Thursday, July 11, 2013

The dog days of sailing...

NZ Emirates hydrofoils as it approaches the buoy!

Ever since 1851, when the narrow bow entry of the schooner America raised eyebrows among British competitors, extreme design innovations have always been an inherent part of America's Cup competitions.  But never before have innovations been more radical than in this, the 34th edition!

Team Oracle with a fog-shrouded Golden Gate
Following the 2010 America's Cup with USA's Oracle the winner, it was decided that future competitions would be sailed in catamarans to make the sport more attractive to television audiences.  This led to the new and revolutionary and also controversial design of the America's Cup 72 Class, with the addition of daggerboard foils.  The AC72s we saw practicing and racing this last week were not only blasting along at phenomenal speeds, but literally flying above the water's surface!

USA and NZ cross paths on a practice run
Two major incidences showed the potential danger these large catamarans face on the SF Bay.  Last October Oracle's AC 72 pitchpoled and capsized while being swept out under the Golden Gate Bridge during a strong ebb-tide.  Fortunately there were no injuries to the crew.  Recently, in May, Sweden's Artemis Racing team AC72 pitchpoled and broke apart resulting in the death of one crew member.

Classic Bird Boat on the Bay
All facts and controversy aside, our day trips were fuelled by a love for the art and fun of sailing and photo ops for yours truly.  Howard, a sailor at heart, raced the classic Bird Boat, Mavis, during the early 1960s.  When we first got together in 1989, Howard lived aboard his 35' sloop in Half Moon Bay, after years of sailing in Florida and the Bahamas.  We try to include sailing venues along with RV travels whenever possible, via friends or bareboat charters.  We find ourselves drifting off to trips in the recent past, sailing in the crystal clear, turquoise waters of the Caribbean, in Belize and Honduras, and aboard the Star Flyer for 21 days, sailing from Barbados through the Panama Canal to Costa Rica.  Then years past in Mexico's Sea of Cortes, the eastern Caribbean's Virgin Islands and even as far away as New Caledonia in the French South Pacific.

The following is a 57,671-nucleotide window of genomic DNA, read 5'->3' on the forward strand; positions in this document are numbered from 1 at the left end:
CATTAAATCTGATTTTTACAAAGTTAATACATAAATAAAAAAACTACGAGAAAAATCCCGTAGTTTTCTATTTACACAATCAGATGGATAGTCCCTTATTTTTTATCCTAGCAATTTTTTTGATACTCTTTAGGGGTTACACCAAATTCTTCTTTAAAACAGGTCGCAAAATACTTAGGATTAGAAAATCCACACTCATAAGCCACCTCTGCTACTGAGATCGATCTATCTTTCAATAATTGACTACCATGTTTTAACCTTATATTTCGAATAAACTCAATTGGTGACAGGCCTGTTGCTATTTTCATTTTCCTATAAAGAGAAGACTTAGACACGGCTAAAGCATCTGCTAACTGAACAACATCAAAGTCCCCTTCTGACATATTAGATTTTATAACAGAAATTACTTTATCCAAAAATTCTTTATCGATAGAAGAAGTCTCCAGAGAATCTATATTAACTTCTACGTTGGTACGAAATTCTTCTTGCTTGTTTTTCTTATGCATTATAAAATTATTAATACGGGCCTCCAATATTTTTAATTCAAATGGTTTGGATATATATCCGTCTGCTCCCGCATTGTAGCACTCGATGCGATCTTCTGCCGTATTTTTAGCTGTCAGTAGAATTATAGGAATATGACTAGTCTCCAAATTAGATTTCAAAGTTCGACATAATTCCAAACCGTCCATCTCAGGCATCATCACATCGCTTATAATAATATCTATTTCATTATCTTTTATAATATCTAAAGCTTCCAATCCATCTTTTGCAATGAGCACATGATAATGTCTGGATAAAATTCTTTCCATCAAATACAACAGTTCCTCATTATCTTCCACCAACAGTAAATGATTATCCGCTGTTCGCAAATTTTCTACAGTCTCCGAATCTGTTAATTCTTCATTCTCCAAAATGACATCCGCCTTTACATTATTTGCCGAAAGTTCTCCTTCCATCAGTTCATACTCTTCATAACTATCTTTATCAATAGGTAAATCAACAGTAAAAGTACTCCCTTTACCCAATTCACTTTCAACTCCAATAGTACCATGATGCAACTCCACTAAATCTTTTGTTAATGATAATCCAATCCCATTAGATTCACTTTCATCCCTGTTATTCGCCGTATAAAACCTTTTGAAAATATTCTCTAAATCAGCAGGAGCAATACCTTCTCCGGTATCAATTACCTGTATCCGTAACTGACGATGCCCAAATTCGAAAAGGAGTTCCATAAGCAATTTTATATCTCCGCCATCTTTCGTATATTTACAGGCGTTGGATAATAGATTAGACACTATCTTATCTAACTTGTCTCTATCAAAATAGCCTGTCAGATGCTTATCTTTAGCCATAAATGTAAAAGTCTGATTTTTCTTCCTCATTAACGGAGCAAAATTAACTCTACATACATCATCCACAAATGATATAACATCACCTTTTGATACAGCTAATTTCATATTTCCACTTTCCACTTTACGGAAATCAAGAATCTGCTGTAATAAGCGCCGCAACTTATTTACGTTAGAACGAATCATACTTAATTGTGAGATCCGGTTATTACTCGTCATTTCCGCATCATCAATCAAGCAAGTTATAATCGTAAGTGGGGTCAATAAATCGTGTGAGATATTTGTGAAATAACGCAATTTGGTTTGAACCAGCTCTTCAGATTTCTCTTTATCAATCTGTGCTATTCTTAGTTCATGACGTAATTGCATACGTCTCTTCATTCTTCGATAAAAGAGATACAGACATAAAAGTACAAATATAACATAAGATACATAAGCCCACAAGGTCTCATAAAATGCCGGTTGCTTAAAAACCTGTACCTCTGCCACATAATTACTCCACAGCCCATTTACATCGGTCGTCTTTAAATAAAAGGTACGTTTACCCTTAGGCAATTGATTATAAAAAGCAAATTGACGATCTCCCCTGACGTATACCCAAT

San Francisco's Crissy Field dog park offers an excuse to nap the grandlab, Annie, for a great day of sailing action,  swimming and chasing a ball.  The camera is hopelessly covered with the remains of a shaking wet dog and fervent hole digging sand.  We manage a deli-provided picnic sandwich amidst the action, both on shore and water.

We take advantage of the couple of weeks left in our Bay Area stay before departing the end of July for the Pacific Northwest, and onward, God willing.  Our days are filled with family time, day trips to easily accessible coastal hikes and inland vineyards, visits with local friends, and endless RV projects.  Oh, and the round of doctor far, so good!

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